Holes in the Sky
Holes in the Sky
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Annotation: Soon after her beloved grandmother's death, Trisha's family moves to a diverse California neighborhood. There, she meets Stewart and his grandmother, Miss Eula, who brings people together to help a grieving neighbor.
Catalog Number: #168148
Format: Perma-Bound from Publisher's Hardcover
Publisher: Penguin
Copyright Date: 2018
Edition Date: 2018
Pages: 48
Availability: Available
ISBN: Publisher: 1-524-73948-0 Perma-Bound: 0-7804-2574-X
ISBN 13: Publisher: 978-1-524-73948-5 Perma-Bound: 978-0-7804-2574-3
Dewey: E
LCCN: 2017060128
Dimensions: 28 cm.
Language: English
Horn Book
On a starry night, Patricia's babushka shares that she'll soon leave through "holes in the sky" and promises to watch over them from heaven. After Babushka's passing, Patricia and her family move to Oakland. There she meets African American Stewart and his grandma, Miss Eula (from Chicken Sunday), who becomes Patricia's stand-in grandmother. Based on Polacco's childhood, this is an emotively illustrated tribute to grandmothers both lost and found.
Kirkus Reviews
Trisha looks for signs from her grandmother in the sky but finds them closer than expected. Trisha's comfortably zaftig Russian grandmother tells her that stars are really "holes in the sky," with the light of heaven gleaming through them. She says that she will be there soon but will watch over them, and she will send a sign to let them know. After Babushka dies, Trisha's all-white family moves to the diverse city of Oakland, California, and Trisha becomes best friends with a black boy named Stewart. Stewart brings Trisha home to meet his grandmother Eula, a woman who cooks and gardens and whose shape echoes Babushka's. Miss Eula mentions that Verna Bacci's garden used to be the most beautiful on the block, before she lost her son in a terrible accident. The three of them decide to do something nice for Miss Verna, and the whole neighborhood pitches in. While Trisha has been searching the sky every night for a sign from Babushka, Miss Verna gets a sign from her son that they all can see. In the end, Miss Eula dabs vanilla behind Trisha's ears just like Babushka used to, and Trisha realizes that her sign has been right in front of her. Polacco's signature illustration style in sketched pencil and color emphasizes the relationships among people, just as the text celebrates the power of connection and the miracle of love in unexpected places. Sweet and comforting. (Picture book. 5-10)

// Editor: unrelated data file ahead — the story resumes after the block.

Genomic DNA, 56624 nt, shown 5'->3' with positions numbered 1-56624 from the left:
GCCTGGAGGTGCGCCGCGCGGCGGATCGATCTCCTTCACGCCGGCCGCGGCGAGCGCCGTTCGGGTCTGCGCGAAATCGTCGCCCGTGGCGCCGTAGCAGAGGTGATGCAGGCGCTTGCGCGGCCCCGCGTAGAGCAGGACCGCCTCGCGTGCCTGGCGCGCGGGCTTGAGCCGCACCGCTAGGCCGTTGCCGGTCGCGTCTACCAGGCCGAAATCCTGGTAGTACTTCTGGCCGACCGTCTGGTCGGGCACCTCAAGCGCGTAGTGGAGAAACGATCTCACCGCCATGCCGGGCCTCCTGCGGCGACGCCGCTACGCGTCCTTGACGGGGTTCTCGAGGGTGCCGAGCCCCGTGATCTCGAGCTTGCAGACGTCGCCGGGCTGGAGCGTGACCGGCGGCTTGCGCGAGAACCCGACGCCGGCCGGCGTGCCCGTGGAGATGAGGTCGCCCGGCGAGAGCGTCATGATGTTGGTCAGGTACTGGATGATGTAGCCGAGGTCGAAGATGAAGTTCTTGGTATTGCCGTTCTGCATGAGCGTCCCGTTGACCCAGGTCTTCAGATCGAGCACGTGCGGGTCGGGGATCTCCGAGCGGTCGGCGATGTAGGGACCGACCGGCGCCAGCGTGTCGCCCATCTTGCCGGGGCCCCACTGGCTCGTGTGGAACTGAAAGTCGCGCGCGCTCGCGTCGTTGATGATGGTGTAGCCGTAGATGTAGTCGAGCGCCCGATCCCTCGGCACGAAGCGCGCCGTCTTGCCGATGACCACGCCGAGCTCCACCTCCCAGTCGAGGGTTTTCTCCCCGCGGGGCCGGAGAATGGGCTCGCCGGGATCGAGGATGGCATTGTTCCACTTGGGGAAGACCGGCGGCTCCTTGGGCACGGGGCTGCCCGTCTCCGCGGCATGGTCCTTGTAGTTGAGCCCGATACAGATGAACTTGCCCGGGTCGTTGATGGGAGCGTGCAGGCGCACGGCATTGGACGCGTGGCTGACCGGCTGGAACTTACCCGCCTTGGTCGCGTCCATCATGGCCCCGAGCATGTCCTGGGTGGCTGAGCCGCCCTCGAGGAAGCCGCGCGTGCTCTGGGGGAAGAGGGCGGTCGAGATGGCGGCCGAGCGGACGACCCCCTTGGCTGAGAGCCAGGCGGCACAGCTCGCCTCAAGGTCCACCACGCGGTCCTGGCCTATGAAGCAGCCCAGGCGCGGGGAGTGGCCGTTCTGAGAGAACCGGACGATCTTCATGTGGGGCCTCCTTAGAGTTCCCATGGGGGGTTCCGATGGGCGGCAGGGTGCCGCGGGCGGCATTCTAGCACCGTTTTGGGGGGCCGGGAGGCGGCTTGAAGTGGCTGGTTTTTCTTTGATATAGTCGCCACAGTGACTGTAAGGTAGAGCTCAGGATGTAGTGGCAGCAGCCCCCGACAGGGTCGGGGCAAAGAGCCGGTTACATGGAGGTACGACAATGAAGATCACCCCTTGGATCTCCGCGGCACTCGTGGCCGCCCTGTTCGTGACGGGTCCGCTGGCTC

Publishers Weekly
This follow-up to Chicken Sunday again features Miss Eula and child Trisha, based on Polacco-s childhood self. Polacco describes Trisha-s loss of her beloved Babushka-who tells her before she dies that stars are holes in the sky that lead to heaven, and that she promises to send her a sign. After a move to a diverse neighborhood in drought-ravaged California, Trisha befriends a boy named Stewart; his grandmother is the exuberant, loving Miss Eula. Despite the drought, Eula grows a magnificent garden using recycled water, and Trisha is inspired to bring that beauty to a mourning neighbor. In this autobiographical story, Polacco explores complex responses to grief; the beauty of community, diversity, and goodwill shines through her unmistakable marker-and-pencil-line illustrations. Ages 6-9. (Sept.)